During the October apparition (original article said July – that was my error. Mea Culpa.), there is also the event known as “The Miracle of Fatima” where 70,000 pilgrims witnessed the “solar miracle.” The sun danced in the sky at noon and appeared to give off different types of color. It also approached the earth very rapidly and then returned to its place in the sky just as rapidly. As the sun was “dancing” in the sky, the three children saw a tableau composed of the Holy Family, Our Lady with Divine Son, who blessed the crowd, Our Lady of Sorrows, and Our Lady of Mount Carmel.

As often occurs with Marian apparitions, the Church remains reserved in any decisions until the apparitions have ceased and some time has passed as not to make a ruling based on emotions or feelings. Two years after the apparitions at Fatima had ended, the Bishop of the Diocese of Leira–Fatima, Dom Jose Alves Correia da Silva, designated a commission to study the apparitions, which begun the official inquiry with the Church. Many pilgrims from the Portugal, Bishops and faithful, began to arrive in Fatima. In October 1930, thirteen years after the apparitions concluded, Bishop da Silva announced the results of the inquiry with a pastoral letter. In it, he said:

“In virtue of considerations made known, and others which for reason of brevity we omit; humbly invoking the Divine Spirit and placing ourselves under the protection of the most Holy Virgin, and after hearing the opinions of our Rev. Advisors in the diocese, we hereby: – Declare worthy of belief, the visions of the shepherd children in the Cova da Iria, parish of Fatima, in this diocese, from the 13th May to 13th October, 1917. – Permit officially the cult of Our Lady of Fatima.”

So you might be asking yourself – what is consecration?

In the womb of Mary, at the very point of conception, Jesus entrusted his whole being to her. In a similar way, through an act of consecration, we ask Mary to intercede for us, elevating us with a even higher mark of grace and greater encounter with Jesus Christ. We are completely and totally surrendered to God’s will and service, saying Yes (Fiat) to Christ just as Mary did at the Annunciation. The act of consecration commits us to Our Lady, which will move us closer to her Divine Son. The most popular consecration is that of St. Louis de Montfort, the “Apostle to Mary”, which is titled, “Total Consecration.” To learn more about this form of individual consecration, I would encourage you to read my article on my blog titled, “Mondays with Mary” – Marian Consecration: Knowing Jesus through Mary from September 2, 2013.

In connection with the 100th Anniversary of Our Lady of Fatima, Bishop Thomas J. Olmsted will consecrate the entire Diocese of Phoenix to the Immaculate Heart of Mary on October 13th at 6:00pm at Ss. Simon and Jude Cathedral. In preparation for this consecration, all the faithful in Phoenix are invited to pray a 54-day Novena, pray a daily rosary, and offer acts of penance, beginning on August 21st. Sign up to receive the prayers, messages from Bishop Olmsted, and more via text and/or email. Text fatima100 to 84576 from your phone to subscribe.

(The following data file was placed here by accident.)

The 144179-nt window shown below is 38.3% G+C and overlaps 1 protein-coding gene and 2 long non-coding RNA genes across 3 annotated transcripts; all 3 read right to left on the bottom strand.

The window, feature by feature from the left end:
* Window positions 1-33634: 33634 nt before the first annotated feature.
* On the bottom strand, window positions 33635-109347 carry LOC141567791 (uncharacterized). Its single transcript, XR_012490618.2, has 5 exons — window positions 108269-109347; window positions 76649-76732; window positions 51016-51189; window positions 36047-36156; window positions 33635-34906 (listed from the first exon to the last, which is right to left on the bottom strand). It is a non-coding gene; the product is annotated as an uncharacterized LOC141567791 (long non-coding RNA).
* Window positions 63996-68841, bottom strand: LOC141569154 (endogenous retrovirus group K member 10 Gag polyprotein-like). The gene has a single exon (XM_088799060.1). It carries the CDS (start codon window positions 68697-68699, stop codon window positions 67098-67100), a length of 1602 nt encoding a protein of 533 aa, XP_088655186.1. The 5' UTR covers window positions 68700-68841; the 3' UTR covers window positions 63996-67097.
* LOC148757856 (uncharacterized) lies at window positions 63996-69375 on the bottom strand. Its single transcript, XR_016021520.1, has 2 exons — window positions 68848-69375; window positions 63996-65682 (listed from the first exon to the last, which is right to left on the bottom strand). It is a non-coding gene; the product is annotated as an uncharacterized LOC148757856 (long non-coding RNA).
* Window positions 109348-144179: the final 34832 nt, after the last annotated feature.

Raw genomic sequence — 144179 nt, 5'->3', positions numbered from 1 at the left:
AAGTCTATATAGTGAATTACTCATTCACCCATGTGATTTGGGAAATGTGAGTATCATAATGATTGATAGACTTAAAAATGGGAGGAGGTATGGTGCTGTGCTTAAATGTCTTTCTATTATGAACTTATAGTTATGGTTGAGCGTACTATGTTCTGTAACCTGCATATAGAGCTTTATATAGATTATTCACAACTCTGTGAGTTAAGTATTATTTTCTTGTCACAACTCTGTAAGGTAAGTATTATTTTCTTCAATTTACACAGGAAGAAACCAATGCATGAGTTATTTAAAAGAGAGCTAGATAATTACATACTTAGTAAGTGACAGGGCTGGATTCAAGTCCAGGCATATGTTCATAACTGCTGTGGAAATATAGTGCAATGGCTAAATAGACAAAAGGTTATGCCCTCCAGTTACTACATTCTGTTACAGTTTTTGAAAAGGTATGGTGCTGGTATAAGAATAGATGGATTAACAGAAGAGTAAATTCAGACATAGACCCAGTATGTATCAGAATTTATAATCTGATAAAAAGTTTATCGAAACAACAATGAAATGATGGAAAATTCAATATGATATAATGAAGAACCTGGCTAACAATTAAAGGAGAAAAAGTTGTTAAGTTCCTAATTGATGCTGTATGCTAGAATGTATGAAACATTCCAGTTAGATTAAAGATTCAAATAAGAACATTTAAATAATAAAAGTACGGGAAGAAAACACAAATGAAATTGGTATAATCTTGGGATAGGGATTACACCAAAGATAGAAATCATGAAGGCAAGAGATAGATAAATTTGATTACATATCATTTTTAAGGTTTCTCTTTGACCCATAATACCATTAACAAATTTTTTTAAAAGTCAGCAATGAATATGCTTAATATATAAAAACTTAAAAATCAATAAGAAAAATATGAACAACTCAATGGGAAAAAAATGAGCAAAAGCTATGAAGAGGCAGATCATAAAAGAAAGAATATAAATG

Also in connection with the 100th Anniversary, St. Mary Magdalene will host the world-famous International Pilgrim Virgin Statue of Our Lady of Fatima, traveling worldwide since 1947. The statue has traveled around the globe many times, visiting more than 100 countries, including Russia and China.

The International Pilgrim Virgin Statue of Fatima was sculpted in 1947 by famous sculptor José Thedim, upon the precise instructions of Sister Lucia. On October 13th, 1947, the statue was blessed by the Bishop of Fatima and commissioned to serve as the Pilgrim Virgin that would carry the blessings of Fatima throughout the world. The Bishop prayed that Mary herself accompany the statue wherever it goes. Many graces and favors, including cures, and countless conversions have been associated with the precious image.

Join us on October 8th, 2017 from 7:00pm-10:00pm in the church. Hear a special presentation, pray the rosary together, along with other prayers, and take an opportunity to venerate this beautiful statue. We are the only East Valley parish hosting this tour, so spread the word! More information will be given soon!

“Mondays with Mary” – 10 Quotes by Pope St. John Paul II on the Assumption of Mary

Since tomorrow, August 15, is the Solemnity of the Assumption of Mary into Heaven in the Roman Rite of the Catholic Church (in the Eastern rites of the Church, today, August 14 is the Dormition of Mary – see my blog post from 2013 titled, Breathing with the Two Lungs of the Church for the Assumption of Mary), I thought I would use today’s “Mondays with Mary” as a way to continue my ever growing catechesis on this important dogma of the Catholic Church.